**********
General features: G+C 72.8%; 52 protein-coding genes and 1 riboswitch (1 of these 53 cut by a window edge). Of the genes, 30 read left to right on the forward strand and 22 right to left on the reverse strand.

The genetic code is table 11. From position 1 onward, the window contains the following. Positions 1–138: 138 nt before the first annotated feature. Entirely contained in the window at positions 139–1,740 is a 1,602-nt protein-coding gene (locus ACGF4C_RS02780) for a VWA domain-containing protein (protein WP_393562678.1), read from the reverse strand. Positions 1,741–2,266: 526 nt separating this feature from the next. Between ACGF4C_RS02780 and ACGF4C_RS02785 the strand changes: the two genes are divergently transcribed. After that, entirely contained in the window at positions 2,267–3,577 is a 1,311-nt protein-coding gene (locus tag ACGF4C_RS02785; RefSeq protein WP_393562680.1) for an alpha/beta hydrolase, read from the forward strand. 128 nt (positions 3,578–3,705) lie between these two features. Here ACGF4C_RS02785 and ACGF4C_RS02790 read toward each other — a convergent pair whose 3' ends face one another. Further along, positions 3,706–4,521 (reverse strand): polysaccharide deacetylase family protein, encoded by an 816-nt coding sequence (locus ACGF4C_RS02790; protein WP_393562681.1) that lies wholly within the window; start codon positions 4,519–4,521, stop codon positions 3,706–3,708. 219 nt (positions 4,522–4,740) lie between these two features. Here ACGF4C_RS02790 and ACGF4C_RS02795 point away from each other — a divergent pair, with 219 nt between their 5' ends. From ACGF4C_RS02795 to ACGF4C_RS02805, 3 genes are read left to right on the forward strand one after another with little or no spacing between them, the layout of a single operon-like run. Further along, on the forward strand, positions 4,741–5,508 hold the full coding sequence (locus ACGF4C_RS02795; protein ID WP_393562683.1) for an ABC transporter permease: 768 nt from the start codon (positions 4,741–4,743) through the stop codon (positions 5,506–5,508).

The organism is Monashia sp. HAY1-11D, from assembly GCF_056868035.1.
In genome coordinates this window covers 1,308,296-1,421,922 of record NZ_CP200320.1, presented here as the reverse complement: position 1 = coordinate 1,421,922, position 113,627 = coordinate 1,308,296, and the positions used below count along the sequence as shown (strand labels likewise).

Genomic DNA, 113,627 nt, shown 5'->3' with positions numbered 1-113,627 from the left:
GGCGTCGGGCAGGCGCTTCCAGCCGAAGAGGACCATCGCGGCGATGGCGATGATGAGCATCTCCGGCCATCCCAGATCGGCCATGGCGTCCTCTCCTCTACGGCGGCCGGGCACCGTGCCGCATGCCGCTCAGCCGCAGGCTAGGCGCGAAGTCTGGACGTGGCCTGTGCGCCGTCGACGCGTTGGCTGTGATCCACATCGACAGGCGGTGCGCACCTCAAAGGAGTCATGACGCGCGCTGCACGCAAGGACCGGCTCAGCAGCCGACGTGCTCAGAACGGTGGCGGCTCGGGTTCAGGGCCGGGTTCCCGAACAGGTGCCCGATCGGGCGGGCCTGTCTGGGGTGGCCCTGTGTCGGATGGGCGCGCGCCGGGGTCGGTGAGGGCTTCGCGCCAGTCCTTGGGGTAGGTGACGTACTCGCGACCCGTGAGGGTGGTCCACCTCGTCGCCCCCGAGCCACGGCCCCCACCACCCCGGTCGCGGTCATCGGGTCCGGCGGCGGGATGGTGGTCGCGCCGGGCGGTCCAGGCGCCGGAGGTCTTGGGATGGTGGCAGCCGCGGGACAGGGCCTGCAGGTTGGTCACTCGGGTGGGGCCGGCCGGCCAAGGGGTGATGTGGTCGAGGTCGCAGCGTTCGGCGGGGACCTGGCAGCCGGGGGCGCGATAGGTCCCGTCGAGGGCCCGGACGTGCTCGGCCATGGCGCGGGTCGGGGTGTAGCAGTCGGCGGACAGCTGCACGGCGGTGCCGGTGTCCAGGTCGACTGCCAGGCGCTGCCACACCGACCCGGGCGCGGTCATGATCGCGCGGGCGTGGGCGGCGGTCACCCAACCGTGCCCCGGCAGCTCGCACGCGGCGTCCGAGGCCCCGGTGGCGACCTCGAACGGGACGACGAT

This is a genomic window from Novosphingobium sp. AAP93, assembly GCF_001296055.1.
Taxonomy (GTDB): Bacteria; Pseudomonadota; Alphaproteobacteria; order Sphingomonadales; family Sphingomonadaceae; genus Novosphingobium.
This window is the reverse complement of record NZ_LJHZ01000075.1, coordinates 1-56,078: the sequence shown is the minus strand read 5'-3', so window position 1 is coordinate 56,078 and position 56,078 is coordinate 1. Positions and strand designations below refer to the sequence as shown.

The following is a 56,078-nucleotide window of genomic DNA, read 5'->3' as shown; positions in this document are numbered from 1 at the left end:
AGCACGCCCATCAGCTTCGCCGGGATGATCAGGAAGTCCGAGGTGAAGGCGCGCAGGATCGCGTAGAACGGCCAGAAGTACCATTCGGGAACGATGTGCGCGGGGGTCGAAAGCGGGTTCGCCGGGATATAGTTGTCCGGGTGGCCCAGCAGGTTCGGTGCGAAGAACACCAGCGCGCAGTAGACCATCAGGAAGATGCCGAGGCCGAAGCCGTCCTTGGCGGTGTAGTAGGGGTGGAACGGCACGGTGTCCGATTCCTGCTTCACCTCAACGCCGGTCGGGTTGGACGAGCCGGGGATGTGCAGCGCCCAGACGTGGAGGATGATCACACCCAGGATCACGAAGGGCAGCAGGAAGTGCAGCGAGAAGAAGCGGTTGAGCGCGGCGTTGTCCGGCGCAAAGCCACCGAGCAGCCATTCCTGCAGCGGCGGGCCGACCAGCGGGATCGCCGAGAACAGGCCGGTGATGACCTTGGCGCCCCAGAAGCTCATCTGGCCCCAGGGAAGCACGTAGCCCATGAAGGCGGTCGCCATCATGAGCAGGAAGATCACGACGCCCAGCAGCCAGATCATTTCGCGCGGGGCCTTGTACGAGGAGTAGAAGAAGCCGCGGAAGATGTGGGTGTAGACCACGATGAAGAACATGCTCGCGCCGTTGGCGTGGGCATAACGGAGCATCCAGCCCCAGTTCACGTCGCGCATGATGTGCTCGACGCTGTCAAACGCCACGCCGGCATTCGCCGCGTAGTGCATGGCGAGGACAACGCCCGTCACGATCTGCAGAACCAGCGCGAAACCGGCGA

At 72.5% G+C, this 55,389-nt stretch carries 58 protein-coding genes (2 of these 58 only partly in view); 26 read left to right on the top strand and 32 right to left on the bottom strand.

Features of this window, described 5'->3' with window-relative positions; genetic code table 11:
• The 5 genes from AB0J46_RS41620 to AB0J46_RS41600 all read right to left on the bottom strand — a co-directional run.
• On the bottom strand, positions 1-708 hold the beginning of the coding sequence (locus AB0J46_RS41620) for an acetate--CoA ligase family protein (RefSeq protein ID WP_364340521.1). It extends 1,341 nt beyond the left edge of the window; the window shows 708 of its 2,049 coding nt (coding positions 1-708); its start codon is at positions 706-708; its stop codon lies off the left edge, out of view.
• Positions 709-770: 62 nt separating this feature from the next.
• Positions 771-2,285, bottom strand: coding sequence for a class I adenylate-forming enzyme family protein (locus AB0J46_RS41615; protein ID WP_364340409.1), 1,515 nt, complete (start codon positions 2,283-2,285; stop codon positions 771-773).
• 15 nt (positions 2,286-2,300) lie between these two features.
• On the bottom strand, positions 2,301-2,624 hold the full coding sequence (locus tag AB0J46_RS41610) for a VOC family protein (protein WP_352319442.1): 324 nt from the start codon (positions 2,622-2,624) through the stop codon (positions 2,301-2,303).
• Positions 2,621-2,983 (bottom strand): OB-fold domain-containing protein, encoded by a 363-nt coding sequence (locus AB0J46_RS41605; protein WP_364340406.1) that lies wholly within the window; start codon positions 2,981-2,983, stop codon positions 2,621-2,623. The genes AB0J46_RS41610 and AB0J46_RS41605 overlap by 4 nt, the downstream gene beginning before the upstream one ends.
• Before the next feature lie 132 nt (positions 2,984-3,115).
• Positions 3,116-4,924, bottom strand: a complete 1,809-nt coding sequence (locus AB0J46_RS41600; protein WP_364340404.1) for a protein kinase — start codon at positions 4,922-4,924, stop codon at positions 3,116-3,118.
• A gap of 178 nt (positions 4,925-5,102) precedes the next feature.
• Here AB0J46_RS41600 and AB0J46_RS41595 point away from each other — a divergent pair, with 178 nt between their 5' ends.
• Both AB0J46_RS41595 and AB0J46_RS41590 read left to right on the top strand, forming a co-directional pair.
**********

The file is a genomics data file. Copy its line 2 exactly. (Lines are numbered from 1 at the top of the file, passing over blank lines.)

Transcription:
The genetic code is table 11. From position 1 onward, the window contains the following. Positions 1–138: 138 nt before the first annotated feature. Entirely contained in the window at positions 139–1,740 is a 1,602-nt protein-coding gene (locus ACGF4C_RS02780) for a VWA domain-containing protein (protein WP_393562678.1), read from the reverse strand. Positions 1,741–2,266: 526 nt separating this feature from the next. Between ACGF4C_RS02780 and ACGF4C_RS02785 the strand changes: the two genes are divergently transcribed. After that, entirely contained in the window at positions 2,267–3,577 is a 1,311-nt protein-coding gene (locus tag ACGF4C_RS02785; RefSeq protein WP_393562680.1) for an alpha/beta hydrolase, read from the forward strand. 128 nt (positions 3,578–3,705) lie between these two features. Here ACGF4C_RS02785 and ACGF4C_RS02790 read toward each other — a convergent pair whose 3' ends face one another. Further along, positions 3,706–4,521 (reverse strand): polysaccharide deacetylase family protein, encoded by an 816-nt coding sequence (locus ACGF4C_RS02790; protein WP_393562681.1) that lies wholly within the window; start codon positions 4,519–4,521, stop codon positions 3,706–3,708. 219 nt (positions 4,522–4,740) lie between these two features. Here ACGF4C_RS02790 and ACGF4C_RS02795 point away from each other — a divergent pair, with 219 nt between their 5' ends. From ACGF4C_RS02795 to ACGF4C_RS02805, 3 genes are read left to right on the forward strand one after another with little or no spacing between them, the layout of a single operon-like run. Further along, on the forward strand, positions 4,741–5,508 hold the full coding sequence (locus ACGF4C_RS02795; protein ID WP_393562683.1) for an ABC transporter permease: 768 nt from the start codon (positions 4,741–4,743) through the stop codon (positions 5,506–5,508).